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Last updated Sep 16, 2005.
By Meryl Evans
We pray disaster never strikes our homes, but we have to be realistic that no one can tell Mother Nature what to do. After 9/11, the tsunami, and the hurricane disaster that hit the South, crisis management has received more attention. The point of crisis management is to be proactive so that when disaster strikes, the backup plan takes effect and reduces the impact on businesses and their employees.
Even Web sites need a backup plan. What if your server was located in the Twin Towers? New Orleans? Florida? Create a plan by pulling a team together and documenting general requirements. Revise those requirements until an official plan is agreed upon. Implement any elements necessary to ensure the backup plan works.
What should go into a crisis management plan for Web sites? The server that houses the Web site and its data is a good place to start. Server space costs are dropping all the time. Having a mirror site in a different state would address this issue. Take care to ensure the two locations aren't both in high-risk territories such as Florida (hurricanes) and California (earthquakes).
The mirror site should get updated on a regular basis. If your server happened to get hit by floods, would you want to fall back on a server that has not been updated in a week? Or even three days?
Storing Local Files
Where are the development and testing files kept? Is there backup of the code, application, or related technology that's on personnel computers? Mother Nature isn't the only one who can attack your computer. Hard drive crashes occur even without viruses or worms. If you're a manager of a team, what if you run into an angry employee who decides to wipe out his hard drive? You think your employees are above that, but it happens. When the company dismisses an employee, the wise thing to do is to stay with the employee and watch him to avoid any sabotage.
If budget is an issue, the least you can do is copy your files to an online server. Gmail is a good place, although one GB of space may not go far with your code. The following is a list of sites offering free or low-cost online storage:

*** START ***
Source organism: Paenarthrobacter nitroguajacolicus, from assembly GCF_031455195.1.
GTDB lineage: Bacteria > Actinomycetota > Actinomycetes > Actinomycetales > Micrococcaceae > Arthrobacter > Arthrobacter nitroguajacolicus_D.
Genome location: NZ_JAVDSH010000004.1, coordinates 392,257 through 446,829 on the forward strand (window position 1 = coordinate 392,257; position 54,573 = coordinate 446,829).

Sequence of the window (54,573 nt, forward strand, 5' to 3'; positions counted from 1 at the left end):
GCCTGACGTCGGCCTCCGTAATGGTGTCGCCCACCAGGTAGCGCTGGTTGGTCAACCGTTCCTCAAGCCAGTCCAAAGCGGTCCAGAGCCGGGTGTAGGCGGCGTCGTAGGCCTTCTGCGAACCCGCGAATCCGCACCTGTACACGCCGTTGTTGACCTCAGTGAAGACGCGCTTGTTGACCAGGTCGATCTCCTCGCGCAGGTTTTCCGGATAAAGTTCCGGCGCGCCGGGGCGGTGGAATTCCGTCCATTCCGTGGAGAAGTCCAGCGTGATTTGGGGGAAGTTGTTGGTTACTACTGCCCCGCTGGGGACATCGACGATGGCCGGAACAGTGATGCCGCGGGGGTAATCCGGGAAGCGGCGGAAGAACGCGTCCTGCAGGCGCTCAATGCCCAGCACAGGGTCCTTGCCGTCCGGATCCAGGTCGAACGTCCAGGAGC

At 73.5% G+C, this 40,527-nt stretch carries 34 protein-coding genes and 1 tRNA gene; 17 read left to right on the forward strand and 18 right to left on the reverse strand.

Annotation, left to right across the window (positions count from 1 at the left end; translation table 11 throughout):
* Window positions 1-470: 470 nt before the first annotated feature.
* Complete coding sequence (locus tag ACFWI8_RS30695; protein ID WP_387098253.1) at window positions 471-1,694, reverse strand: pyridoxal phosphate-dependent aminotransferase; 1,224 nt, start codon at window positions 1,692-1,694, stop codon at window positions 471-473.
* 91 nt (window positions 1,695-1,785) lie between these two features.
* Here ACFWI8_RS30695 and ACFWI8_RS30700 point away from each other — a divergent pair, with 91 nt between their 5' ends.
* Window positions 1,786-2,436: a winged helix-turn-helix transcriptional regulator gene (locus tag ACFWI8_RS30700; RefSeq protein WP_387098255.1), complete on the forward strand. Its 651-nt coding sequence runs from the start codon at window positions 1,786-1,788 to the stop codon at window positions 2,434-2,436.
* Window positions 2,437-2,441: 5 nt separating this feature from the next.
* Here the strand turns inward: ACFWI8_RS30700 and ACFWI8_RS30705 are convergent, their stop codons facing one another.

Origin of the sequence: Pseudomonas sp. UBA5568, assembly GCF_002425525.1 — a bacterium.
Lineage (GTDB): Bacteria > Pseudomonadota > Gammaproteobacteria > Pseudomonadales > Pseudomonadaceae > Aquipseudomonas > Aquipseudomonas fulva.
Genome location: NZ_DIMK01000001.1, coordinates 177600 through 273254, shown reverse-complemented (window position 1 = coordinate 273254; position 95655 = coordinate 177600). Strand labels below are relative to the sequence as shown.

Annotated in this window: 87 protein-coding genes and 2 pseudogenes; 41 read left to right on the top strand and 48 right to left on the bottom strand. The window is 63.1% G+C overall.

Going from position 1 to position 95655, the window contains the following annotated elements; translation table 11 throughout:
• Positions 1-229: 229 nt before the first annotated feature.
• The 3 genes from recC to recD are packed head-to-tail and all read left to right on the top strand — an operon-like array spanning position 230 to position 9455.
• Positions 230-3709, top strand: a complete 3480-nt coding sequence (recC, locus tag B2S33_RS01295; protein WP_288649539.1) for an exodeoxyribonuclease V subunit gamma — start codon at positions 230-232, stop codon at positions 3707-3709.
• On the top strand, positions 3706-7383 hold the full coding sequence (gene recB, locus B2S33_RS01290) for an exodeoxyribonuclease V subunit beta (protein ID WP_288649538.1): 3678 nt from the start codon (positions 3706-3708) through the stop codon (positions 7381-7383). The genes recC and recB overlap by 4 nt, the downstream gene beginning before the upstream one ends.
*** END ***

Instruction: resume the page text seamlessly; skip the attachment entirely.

Provides discounts based on the number of months subscribed. For example, 1,000MB is $3 for one month, $8.10 for three months, $14.40 for six months, and $18 for one year. Enter the number of space needed in MB per month and the site gives you a price list.
Low-level plan costs as little as $2.25 up to $4.00 per year for 10MB to 75MB. 1,000MB is $32 per year.
Has three plan types: enhanced, economy, and workgroup. Those who subscribe for one year can get a 10 to 16 percent discount in comparison to the monthly plans. Each plan type has many storage and rates options.
Personal Edition is $9.95 per quarter, or $34.95 per year, for 50MB with other rates for more storage and discounts for annual plans. The plan has no file size limitations when uploading as long as you're within your allocated amount. It has wireless device access and public folder sharing through a Web page.
$11.40 per year for 100MB of storage. Other plans are available that have gigabytes of storage.
If you're a registered Yahoo! member, you get 30MB worth of space for free. You can buy more storage space with the auto-renewing Premium Storage plan, which allocates 50MB for $2.95 per month, $24.95 per year, or 100MB for $4.95 per month, $34.95 per year. Yahoo! Photos are separate from Briefcase, so storage is not shared.
Consider the following when shopping for online storage:
- Storage size.
- Largest size for an upload—some places have a limit on the file size that you can upload.
- Bandwidth limits. How often do you upload? The more you upload, the higher your bandwidth usage.
- File types accepted—some online storage providers may not allow certain files for upload, such as executables.
- Whether or not an account can go dormant, especially on free accounts. Yahoo! Briefcase deactivates an account when it has not been logged in for six months.
- The penalties for exceeding your storage limit.
- Auto-renewing feature.
- Ask how much time you have in keeping your files safely on a server if you change companies.
- File-sharing capabilities.
- Multiple access capabilities.
- Uploading process.
No one wants to think about the bad things that happen. Unfortunately, fires, natural disasters, and technological disasters are an all-too-common reality. A crisis management plan and backup process can prevent your company from losing too much money, if any. These plans do cost money to implement, but compare that to the cost of not having one. Sadly, we have enough recent examples to prove that disasters can hit any business.